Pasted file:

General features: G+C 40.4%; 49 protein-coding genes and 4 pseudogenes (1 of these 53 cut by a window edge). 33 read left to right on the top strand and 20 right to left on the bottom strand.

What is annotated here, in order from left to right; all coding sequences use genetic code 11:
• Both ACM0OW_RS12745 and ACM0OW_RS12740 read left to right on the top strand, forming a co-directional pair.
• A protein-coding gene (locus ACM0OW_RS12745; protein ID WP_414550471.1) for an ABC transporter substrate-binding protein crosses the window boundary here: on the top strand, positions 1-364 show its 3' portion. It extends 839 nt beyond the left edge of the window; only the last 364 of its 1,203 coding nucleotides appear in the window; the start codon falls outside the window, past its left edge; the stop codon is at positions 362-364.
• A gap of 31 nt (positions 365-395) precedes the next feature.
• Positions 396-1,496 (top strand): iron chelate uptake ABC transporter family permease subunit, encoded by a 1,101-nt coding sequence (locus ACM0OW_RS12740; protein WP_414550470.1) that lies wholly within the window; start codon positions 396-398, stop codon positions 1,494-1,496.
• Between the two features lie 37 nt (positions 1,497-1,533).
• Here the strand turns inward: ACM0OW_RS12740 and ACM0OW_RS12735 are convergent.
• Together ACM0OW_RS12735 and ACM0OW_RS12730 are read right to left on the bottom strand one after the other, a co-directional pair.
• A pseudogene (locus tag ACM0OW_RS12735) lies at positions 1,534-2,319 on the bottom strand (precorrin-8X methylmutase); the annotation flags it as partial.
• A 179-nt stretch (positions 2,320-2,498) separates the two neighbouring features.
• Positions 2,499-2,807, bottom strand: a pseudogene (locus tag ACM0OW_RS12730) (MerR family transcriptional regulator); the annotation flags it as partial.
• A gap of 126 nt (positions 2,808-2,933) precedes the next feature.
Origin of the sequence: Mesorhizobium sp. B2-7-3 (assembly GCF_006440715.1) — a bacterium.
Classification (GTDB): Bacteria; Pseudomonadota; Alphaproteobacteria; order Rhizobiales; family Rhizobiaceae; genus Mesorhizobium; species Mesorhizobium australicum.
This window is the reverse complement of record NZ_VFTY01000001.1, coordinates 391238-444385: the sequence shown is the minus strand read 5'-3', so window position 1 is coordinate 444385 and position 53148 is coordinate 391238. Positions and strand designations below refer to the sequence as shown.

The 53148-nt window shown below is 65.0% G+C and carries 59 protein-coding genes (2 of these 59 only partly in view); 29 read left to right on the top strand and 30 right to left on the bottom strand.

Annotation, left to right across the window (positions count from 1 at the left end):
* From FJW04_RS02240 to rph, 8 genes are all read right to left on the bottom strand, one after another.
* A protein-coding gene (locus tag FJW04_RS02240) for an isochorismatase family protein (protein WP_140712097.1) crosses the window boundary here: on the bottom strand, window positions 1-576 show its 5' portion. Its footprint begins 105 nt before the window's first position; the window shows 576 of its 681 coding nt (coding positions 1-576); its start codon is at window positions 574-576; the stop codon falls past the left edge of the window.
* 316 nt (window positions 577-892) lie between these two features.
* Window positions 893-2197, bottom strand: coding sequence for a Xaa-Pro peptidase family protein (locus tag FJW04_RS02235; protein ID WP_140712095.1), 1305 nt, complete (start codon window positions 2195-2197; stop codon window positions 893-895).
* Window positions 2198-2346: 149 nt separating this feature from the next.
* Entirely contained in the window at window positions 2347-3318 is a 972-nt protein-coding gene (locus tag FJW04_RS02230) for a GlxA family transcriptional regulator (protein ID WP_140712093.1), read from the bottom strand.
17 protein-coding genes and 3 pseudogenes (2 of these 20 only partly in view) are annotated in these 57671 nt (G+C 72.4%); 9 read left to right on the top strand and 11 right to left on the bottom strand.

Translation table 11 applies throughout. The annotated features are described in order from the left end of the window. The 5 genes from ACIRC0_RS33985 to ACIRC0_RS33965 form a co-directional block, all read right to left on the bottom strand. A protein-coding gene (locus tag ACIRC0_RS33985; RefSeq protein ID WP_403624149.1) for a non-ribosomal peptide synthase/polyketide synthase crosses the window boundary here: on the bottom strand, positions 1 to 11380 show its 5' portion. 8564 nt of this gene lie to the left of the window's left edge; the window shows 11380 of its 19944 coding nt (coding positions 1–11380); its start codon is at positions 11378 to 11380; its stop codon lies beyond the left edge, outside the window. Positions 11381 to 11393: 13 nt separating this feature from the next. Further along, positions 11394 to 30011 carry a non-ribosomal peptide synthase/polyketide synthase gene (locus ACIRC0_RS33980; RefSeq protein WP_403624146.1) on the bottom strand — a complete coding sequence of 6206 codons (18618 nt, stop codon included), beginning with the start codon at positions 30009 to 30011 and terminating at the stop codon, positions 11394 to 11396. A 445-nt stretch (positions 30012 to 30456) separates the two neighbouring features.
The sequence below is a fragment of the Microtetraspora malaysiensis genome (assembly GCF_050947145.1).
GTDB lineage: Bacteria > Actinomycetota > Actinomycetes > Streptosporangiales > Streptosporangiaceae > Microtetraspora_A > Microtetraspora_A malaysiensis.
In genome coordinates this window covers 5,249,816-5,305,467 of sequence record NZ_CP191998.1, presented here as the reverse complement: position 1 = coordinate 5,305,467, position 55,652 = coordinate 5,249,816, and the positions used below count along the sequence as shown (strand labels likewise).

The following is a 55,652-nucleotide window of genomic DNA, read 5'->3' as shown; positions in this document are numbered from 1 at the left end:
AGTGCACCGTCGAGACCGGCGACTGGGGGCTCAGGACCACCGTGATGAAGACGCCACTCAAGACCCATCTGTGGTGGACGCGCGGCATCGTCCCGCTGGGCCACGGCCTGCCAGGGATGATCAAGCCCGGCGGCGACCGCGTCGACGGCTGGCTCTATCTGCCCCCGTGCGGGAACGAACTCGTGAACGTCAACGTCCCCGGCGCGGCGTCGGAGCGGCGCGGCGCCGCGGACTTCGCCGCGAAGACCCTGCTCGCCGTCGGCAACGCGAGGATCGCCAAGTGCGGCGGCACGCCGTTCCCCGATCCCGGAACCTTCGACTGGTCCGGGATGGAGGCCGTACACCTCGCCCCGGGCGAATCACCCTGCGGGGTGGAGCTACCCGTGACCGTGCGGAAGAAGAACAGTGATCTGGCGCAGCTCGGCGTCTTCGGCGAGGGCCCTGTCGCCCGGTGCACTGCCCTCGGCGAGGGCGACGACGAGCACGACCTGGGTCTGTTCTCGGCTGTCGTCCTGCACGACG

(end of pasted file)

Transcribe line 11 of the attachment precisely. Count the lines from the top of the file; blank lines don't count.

• A 179-nt stretch (positions 2,320-2,498) separates the two neighbouring features.